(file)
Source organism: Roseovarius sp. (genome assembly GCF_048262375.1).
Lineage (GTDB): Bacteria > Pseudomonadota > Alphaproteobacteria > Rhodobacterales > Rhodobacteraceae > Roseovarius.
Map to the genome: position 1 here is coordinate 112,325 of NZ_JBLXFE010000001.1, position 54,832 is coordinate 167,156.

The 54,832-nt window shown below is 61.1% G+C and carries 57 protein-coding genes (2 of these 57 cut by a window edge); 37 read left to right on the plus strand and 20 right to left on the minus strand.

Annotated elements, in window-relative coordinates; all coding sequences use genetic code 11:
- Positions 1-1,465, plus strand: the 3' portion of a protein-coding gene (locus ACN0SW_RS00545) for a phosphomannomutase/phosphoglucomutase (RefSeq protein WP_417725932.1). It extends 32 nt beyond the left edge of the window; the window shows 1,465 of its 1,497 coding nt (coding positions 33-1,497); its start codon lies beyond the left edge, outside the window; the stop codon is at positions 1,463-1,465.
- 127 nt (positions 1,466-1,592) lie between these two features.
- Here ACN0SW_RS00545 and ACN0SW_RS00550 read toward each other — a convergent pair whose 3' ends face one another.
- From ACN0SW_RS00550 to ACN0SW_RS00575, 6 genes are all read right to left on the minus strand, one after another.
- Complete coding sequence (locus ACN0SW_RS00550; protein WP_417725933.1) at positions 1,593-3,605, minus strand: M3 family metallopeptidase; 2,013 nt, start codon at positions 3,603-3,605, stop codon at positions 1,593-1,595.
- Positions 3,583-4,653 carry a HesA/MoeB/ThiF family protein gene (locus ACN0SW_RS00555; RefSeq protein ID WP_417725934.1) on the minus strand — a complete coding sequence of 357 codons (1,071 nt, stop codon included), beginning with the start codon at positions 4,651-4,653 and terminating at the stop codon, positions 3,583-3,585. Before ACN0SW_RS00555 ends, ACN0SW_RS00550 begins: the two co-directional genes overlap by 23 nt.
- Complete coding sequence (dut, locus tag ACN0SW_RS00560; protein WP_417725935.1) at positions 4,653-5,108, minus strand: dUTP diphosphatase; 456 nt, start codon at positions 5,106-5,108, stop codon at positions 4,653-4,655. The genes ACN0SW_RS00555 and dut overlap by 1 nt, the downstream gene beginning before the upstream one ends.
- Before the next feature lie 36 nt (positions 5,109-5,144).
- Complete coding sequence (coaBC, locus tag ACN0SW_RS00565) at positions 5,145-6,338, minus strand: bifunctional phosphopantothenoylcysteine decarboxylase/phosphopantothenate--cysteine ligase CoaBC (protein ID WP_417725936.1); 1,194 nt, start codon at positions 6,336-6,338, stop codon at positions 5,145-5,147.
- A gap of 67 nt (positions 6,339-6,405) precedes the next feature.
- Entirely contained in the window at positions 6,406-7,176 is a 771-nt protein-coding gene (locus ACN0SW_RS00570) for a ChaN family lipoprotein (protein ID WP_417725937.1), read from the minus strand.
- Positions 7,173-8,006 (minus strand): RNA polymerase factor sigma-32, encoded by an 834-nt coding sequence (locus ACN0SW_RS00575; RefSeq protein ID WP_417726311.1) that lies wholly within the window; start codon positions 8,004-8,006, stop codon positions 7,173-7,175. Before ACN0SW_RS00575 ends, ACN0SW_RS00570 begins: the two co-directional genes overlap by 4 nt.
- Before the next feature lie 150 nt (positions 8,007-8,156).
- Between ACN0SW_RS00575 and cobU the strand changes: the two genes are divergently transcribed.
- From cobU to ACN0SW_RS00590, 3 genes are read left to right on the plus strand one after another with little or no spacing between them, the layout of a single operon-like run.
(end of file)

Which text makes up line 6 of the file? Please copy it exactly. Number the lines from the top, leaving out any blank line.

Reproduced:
- Positions 1-1,465, plus strand: the 3' portion of a protein-coding gene (locus ACN0SW_RS00545) for a phosphomannomutase/phosphoglucomutase (RefSeq protein WP_417725932.1). It extends 32 nt beyond the left edge of the window; the window shows 1,465 of its 1,497 coding nt (coding positions 33-1,497); its start codon lies beyond the left edge, outside the window; the stop codon is at positions 1,463-1,465.